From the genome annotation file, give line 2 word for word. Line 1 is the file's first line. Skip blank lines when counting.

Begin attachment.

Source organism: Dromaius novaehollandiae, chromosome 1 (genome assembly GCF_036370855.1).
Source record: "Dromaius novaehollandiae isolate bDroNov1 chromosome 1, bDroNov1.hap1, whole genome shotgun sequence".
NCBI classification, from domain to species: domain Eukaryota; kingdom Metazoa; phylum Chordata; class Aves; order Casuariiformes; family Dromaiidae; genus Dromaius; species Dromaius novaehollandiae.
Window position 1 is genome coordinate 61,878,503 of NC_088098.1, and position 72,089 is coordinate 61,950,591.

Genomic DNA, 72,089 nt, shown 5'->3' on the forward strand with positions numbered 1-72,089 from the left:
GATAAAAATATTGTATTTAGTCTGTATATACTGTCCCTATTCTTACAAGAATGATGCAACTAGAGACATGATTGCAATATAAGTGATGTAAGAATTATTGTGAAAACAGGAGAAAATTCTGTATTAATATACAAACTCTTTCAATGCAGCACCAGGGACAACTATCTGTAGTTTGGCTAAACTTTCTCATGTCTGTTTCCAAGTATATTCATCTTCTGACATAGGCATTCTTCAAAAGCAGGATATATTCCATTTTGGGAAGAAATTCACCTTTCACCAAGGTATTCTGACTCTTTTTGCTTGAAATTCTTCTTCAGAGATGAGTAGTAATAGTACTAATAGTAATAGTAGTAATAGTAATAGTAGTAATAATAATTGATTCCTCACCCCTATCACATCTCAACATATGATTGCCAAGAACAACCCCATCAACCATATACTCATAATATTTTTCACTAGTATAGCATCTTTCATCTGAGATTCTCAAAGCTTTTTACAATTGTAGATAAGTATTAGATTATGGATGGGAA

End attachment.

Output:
Source record: "Dromaius novaehollandiae isolate bDroNov1 chromosome 1, bDroNov1.hap1, whole genome shotgun sequence".